Martin Luther King, Jr.'s 82nd birthday would have been Saturday. Today is a federal holiday, and you probably have it off (so you might be catching up with this post on Tuesday morning at work before reading the mega-sized Conference Shootaround and MMBOW post). It's all quite complicated, but so are American race relations... probably more so than ever now. But you probably heard plenty of platitudes, lip service and debates over "are things really better?" during the weekend, and I have none of those things to offer. We need the perspective of the man himself more than a day with his name on it, but that's not the way things went.
Two years ago on King weekend, as the donations rolled in (so many that PayPal temporarily suspended the TMM account for "suspicious activity"), I drove from Indianapolis to Washington via Columbus. I wanted to be there Tuesday morning when the first basketball player was inaugurated as President of the United States. And I was there, freezing in a blue sweatshirt at 3 a.m., staking out a spot on the Mall with thousands of hopeful, happy, temporary friends from all over the country (and world!). To further unite all of us and each of us, we were having nearly the same experience as the people at home: watching on a television screen.
The night before, I took the Metro to a basketball game. It was at Burr Gym on the campus of Howard University. South Carolina State was the visiting team. I've been to plenty of MEAC games, but this was like no other basketball game I'd ever been to. Out in the lobby, there was a merchandise stand full of giant t-shirts with bright, oversized graphics: the new President as the Terminator ("Chill the f___ out, I got this"), basketball jerseys with 44 on the back. I bought a blue long-sleeved shirt emblazoned with the pictures of Obama, Malcolm X and Martin Luther King Jr., for fifteen dollars.
Inside the arena: total bedlam. It was the King holiday (observed), and nobody had to illustrate, underscore or belabor the cultural significance of what this moment meant. The atmosphere was electric and exuberant. Nobody sat down for two hours. New hip-hop releases blared from the tinny loudspeakers, and lines of young men -- five, ten, 20, more -- arranged themselves on the sidelines and broke out into carefully-choreographed dances honed and perfected in dorm rooms. Sometimes, they didn't even wait for time outs to dance. The ladies all hollered and screamed the lyrics.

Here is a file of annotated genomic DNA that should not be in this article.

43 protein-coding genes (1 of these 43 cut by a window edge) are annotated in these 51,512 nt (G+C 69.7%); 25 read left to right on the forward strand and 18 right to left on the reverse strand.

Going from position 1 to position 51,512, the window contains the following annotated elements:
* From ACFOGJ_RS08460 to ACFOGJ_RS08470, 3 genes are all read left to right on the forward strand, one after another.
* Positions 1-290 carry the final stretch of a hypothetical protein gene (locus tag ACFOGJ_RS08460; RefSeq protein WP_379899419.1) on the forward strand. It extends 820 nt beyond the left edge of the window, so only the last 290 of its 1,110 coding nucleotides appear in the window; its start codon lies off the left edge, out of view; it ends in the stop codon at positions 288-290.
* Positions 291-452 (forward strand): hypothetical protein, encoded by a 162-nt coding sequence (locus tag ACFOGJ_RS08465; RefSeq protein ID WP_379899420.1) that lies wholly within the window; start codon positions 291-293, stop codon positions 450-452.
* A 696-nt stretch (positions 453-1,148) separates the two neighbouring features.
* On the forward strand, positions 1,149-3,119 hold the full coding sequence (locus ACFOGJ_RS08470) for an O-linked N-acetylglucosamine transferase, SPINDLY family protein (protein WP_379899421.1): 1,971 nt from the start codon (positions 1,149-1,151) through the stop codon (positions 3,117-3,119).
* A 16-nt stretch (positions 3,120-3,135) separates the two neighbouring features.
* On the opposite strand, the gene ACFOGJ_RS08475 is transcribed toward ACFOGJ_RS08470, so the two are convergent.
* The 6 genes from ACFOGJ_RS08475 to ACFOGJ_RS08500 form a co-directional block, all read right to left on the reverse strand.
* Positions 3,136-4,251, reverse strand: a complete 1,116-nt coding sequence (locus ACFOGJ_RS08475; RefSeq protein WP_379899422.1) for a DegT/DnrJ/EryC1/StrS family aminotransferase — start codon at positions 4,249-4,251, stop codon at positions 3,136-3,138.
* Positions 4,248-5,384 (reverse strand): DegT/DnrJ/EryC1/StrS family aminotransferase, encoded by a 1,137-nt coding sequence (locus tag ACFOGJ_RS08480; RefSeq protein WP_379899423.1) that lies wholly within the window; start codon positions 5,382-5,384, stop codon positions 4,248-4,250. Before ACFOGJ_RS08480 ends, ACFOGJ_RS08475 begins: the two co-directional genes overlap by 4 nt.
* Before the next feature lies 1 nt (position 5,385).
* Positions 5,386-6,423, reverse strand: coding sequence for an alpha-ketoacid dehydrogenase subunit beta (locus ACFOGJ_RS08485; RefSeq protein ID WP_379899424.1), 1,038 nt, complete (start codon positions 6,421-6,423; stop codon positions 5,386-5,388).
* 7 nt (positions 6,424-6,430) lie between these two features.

In the midst of all this, there was a regulation Division I basketball game. The home team won by nine. The celebration continued despite this, in spite of this, and after the game, few wanted to leave. They kept dancing, until they all danced out the doors together.
I was working on a six-source article about the spectacle of spectator sports at historically black colleges, their importance as campus community events, examining the gap between the grand festival of it all and the relative inferiority of the quality of HBCU sports product. It would run during Black History Month, because in that business, such a thing could never have been peggable anywhere outside of February. I remember standing in the dingy Burr locker room with head coach Gil Jackson an hour after that game. It was so quiet, and it was just me, him, and a discussion of a team that had beaten the President-Elect's brother in his Oregon State head coaching debut to open the season, lost 14 straight, and was starting to possibly come around and put together a win streak. I recall the number of times he said the word hope, and how ironic that turned out to be. "I hope we can keep this momentum going," he told me.
I was let go on Tuesday evening, and never had the chance to finish that piece. Howard lost seven of their last eight. Jackson lasted one more year and one more season with 20-plus losses. He was swept under the rug last March. Howard still has a bad basketball team. The Bison has the exact same record coming into this year's King holiday game (2-14) as they had on that crazy Inauguration Eve two seasons ago. But there's no singular talent like Eugene Myatt, who would often go off for 20-plus back then, mostly in losing causes. Kevin Nickelberry's first Bison team shoots 36 percent, and only two teams shoot worse. Norfolk State isn't much better. The Spartans (2-13, 1-3 MEAC) lost 11 in a row in non-conference, but have an inside-outside combo (6-foot-4 senior Rob Hampton and 6-foot-10 sophomore Kyle O'Quinn, combined 29 ppg and 13.5 rpg) that could serve them well as conference play continues.
But no matter how bad the actual game is, expect a great atmosphere -- it's the King holiday, and ESPNU is in town to televise matters. And if anybody wants to finish that article I started, let me know. You can borrow my notes, outdated as they are. Just make sure it gets published in any month but February.